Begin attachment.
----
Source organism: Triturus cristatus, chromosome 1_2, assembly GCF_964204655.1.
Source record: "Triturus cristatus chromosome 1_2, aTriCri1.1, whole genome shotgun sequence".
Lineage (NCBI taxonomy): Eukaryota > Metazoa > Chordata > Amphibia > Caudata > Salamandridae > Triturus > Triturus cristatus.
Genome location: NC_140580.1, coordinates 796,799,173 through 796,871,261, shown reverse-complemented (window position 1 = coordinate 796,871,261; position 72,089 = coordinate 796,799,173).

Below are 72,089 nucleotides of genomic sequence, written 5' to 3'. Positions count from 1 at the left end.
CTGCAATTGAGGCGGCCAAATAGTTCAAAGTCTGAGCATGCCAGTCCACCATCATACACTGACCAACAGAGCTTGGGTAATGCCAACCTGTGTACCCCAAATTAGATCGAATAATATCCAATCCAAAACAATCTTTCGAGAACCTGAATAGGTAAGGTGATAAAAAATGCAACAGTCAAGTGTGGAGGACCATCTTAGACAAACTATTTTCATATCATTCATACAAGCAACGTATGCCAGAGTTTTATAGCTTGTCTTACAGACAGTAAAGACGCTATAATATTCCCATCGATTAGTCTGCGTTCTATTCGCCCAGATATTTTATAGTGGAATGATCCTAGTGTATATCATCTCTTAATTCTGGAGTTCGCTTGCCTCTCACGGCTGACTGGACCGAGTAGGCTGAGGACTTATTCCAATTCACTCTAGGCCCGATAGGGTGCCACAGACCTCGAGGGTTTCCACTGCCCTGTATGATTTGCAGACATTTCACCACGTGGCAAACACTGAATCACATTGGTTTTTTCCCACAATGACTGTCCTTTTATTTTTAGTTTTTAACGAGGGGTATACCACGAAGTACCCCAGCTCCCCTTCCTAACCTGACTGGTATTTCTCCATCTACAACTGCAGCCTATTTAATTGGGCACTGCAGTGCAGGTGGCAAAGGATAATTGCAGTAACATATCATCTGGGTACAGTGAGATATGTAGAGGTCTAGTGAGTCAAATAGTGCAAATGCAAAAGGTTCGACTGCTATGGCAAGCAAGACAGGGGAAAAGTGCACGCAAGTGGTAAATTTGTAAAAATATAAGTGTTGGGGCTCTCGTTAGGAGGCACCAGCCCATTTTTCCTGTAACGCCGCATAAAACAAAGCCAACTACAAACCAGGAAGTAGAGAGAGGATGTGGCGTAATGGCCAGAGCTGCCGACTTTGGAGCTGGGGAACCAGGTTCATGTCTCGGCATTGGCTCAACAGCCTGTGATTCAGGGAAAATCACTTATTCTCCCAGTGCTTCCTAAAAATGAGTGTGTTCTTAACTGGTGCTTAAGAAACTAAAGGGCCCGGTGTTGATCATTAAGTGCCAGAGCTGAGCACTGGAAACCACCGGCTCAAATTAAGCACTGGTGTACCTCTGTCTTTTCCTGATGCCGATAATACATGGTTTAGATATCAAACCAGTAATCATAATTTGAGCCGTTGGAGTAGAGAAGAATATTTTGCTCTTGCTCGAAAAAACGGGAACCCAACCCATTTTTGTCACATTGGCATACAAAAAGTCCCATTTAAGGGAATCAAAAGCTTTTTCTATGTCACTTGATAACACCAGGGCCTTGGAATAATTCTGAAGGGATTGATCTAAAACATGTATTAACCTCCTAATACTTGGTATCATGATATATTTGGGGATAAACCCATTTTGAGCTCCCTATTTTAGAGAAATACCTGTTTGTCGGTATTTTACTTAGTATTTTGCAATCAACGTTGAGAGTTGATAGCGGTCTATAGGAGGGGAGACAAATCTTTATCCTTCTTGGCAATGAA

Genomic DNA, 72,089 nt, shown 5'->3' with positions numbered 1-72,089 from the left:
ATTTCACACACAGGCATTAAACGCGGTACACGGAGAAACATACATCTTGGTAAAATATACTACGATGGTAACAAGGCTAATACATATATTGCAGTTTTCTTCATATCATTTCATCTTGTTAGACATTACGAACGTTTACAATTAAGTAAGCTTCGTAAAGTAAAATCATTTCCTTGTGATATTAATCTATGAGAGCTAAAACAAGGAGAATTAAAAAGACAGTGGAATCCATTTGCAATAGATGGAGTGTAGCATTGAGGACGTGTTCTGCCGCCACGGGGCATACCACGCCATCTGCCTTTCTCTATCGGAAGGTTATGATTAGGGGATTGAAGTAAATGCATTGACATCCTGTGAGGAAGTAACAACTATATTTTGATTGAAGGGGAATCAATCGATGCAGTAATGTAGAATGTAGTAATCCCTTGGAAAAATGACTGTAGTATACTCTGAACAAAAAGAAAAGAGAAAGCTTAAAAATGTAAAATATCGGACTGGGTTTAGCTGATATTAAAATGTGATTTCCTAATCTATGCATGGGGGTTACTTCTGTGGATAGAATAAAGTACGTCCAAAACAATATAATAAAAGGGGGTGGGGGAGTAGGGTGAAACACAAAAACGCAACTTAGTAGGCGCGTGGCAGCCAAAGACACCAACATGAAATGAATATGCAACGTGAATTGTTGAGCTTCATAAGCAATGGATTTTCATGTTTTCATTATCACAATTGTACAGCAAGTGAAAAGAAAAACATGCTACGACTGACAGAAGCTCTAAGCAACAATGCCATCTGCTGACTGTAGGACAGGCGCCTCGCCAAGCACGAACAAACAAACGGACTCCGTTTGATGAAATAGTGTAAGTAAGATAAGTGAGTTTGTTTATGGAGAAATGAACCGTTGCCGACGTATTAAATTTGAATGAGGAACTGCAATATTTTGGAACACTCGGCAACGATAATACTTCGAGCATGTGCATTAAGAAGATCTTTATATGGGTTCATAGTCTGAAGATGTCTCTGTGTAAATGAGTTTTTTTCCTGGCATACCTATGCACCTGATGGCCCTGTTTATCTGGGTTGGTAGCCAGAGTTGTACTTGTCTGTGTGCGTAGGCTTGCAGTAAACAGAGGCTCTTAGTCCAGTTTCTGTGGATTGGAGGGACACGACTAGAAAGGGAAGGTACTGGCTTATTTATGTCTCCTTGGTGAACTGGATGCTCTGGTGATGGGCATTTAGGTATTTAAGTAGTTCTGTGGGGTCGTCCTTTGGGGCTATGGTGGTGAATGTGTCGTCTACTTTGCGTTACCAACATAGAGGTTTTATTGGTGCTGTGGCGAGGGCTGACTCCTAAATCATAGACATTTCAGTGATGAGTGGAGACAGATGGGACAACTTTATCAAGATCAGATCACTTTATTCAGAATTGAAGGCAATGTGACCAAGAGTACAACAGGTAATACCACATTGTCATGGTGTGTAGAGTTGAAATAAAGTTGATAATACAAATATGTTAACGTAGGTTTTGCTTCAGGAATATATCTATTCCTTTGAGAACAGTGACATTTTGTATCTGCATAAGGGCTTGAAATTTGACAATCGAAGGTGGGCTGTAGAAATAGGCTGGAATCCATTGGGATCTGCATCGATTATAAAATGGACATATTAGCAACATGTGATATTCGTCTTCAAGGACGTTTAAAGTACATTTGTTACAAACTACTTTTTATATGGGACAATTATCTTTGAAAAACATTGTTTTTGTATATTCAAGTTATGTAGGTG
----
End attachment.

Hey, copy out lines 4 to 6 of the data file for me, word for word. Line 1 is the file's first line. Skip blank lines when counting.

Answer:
Genome location: NC_140580.1, coordinates 796,799,173 through 796,871,261, shown reverse-complemented (window position 1 = coordinate 796,871,261; position 72,089 = coordinate 796,799,173).

Below are 72,089 nucleotides of genomic sequence, written 5' to 3'. Positions count from 1 at the left end.
CTGCAATTGAGGCGGCCAAATAGTTCAAAGTCTGAGCATGCCAGTCCACCATCATACACTGACCAACAGAGCTTGGGTAATGCCAACCTGTGTACCCCAAATTAGATCGAATAATATCCAATCCAAAACAATCTTTCGAGAACCTGAATAGGTAAGGTGATAAAAAATGCAACAGTCAAGTGTGGAGGACCATCTTAGACAAACTATTTTCATATCATTCATACAAGCAACGTATGCCAGAGTTTTATAGCTTGTCTTACAGACAGTAAAGACGCTATAATATTCCCATCGATTAGTCTGCGTTCTATTCGCCCAGATATTTTATAGTGGAATGATCCTAGTGTATATCATCTCTTAATTCTGGAGTTCGCTTGCCTCTCACGGCTGACTGGACCGAGTAGGCTGAGGACTTATTCCAATTCACTCTAGGCCCGATAGGGTGCCACAGACCTCGAGGGTTTCCACTGCCCTGTATGATTTGCAGACATTTCACCACGTGGCAAACACTGAATCACATTGGTTTTTTCCCACAATGACTGTCCTTTTATTTTTAGTTTTTAACGAGGGGTATACCACGAAGTACCCCAGCTCCCCTTCCTAACCTGACTGGTATTTCTCCATCTACAACTGCAGCCTATTTAATTGGGCACTGCAGTGCAGGTGGCAAAGGATAATTGCAGTAACATATCATCTGGGTACAGTGAGATATGTAGAGGTCTAGTGAGTCAAATAGTGCAAATGCAAAAGGTTCGACTGCTATGGCAAGCAAGACAGGGGAAAAGTGCACGCAAGTGGTAAATTTGTAAAAATATAAGTGTTGGGGCTCTCGTTAGGAGGCACCAGCCCATTTTTCCTGTAACGCCGCATAAAACAAAGCCAACTACAAACCAGGAAGTAGAGAGAGGATGTGGCGTAATGGCCAGAGCTGCCGACTTTGGAGCTGGGGAACCAGGTTCATGTCTCGGCATTGGCTCAACAGCCTGTGATTCAGGGAAAATCACTTATTCTCCCAGTGCTTCCTAAAAATGAGTGTGTTCTTAACTGGTGCTTAAGAAACTAAAGGGCCCGGTGTTGATCATTAAGTGCCAGAGCTGAGCACTGGAAACCACCGGCTCAAATTAAGCACTGGTGTACCTCTGTCTTTTCCTGATGCCGATAATACATGGTTTAGATATCAAACCAGTAATCATAATTTGAGCCGTTGGAGTAGAGAAGAATATTTTGCTCTTGCTCGAAAAAACGGGAACCCAACCCATTTTTGTCACATTGGCATACAAAAAGTCCCATTTAAGGGAATCAAAAGCTTTTTCTATGTCACTTGATAACACCAGGGCCTTGGAATAATTCTGAAGGGATTGATCTAAAACATGTATTAACCTCCTAATACTTGGTATCATGATATATTTGGGGATAAACCCATTTTGAGCTCCCTATTTTAGAGAAATACCTGTTTGTCGGTATTTTACTTAGTATTTTGCAATCAACGTTGAGAGTTGATAGCGGTCTATAGGAGGGGAGACAAATCTTTATCCTTCTTGGCAATGAA